new BufferedInputStream(urlConnection.getInputStream());
                BufferedReader bufferedReader = 
                        new BufferedReader(new InputStreamReader(inputStream));
                StringBuilder stringBuilderResult = new StringBuilder();
                String line;
                while ((line = bufferedReader.readLine()) != null) {
                JSONObject statusObject = new JSONObject(stringBuilderResult.toString());
                String status = statusObject.getString("Status");
                return status;
            } catch (IOException e) {            
                Log.e("UrlDetailsActivity", "IO Exeception: " + e.getMessage());
                return "IOERROR";
            } catch (JSONException e) {
                Log.e("UrlDetailsActivity", "JSON Exception: " + e.getMessage());
                return "JSONERROR";
            } finally {

The params it takes in is actually an array of strings.  So first, we pull the URL slug and full URL out of there.  Next we build our JSONObject with those fields as well as the key.  We create a HttpURLConnection and set it’s content type, HTTP method, content length, and specify that we’re doing both input and output.  We then open the connection and write out to it.  Then we read in the response.  Finally, we put the response data into a JSONObject and return the Status field from that JSON.  Lastly, in onPostExecute we have access to the UI again and can update it:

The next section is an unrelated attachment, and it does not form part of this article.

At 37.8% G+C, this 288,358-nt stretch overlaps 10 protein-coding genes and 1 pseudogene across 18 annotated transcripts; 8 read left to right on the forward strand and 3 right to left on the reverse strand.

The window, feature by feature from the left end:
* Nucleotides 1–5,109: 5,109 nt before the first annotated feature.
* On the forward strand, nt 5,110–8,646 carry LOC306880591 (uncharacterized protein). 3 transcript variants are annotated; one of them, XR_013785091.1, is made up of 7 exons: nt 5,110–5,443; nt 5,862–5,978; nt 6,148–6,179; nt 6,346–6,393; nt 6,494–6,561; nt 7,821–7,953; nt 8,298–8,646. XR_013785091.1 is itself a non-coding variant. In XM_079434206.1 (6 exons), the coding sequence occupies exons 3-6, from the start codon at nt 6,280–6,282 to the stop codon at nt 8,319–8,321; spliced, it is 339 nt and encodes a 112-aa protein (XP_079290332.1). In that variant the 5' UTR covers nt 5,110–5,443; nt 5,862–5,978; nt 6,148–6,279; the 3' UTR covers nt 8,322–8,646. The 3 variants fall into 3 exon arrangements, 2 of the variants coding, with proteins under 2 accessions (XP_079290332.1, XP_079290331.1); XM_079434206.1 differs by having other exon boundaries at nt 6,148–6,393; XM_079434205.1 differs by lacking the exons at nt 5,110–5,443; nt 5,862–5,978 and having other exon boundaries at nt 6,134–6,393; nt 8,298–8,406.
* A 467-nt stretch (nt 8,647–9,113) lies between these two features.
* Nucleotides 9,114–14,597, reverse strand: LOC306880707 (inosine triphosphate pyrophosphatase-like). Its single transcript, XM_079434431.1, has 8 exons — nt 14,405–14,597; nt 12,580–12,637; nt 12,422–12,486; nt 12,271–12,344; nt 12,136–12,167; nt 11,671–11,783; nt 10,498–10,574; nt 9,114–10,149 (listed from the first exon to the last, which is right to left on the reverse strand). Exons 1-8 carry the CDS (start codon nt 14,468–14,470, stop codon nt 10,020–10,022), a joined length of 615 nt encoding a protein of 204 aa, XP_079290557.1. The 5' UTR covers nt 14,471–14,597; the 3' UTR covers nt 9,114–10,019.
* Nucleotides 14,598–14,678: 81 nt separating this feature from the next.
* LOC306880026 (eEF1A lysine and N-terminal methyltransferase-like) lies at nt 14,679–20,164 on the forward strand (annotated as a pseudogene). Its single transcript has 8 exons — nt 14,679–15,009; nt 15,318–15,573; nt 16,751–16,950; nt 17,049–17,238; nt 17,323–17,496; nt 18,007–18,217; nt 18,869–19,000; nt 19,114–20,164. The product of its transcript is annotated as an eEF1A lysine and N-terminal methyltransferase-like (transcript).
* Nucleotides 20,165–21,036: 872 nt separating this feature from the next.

protected void onPostExecute(String status) {
            //Do something with result
            if (status.equals("SUCCESS")) {
                        "URL Created Successfully", Toast.LENGTH_SHORT).show();
            } else if (status.equals("Already Exists")) {
                        "A URL with this SLUG already exists", Toast.LENGTH_SHORT).show();
            } else {
                        "There was an error creating the Shorty URL(1): " 
                        + status, Toast.LENGTH_SHORT).show();

Here, if things were successful, we show a toast to let the user know that and then finish the activity with the requestCode we used earlier (1).  Finally, if it wasn’t a success, we show a toast with a different message and don’t finish.

Shortifer in Android Adding a URL


And that does it, our client is complete.  There is a lot of room for improvement in this app.  We’re not doing any validation on the URL slug or the full URL so the user could easily enter something that wouldn’t be valid on the server side (remember the web service runs a regex against the full URL to make sure it’s valid).  There isn’t anyway to refresh the URLs on the list view (you could easily do this from another menu option if you wanted).  However, the core functionality and integration with our Windows Azure Website is there.  You can download the completed code from our Android client here.


For a free trial for Windows Azure Websites, sign up here.

Chris Risner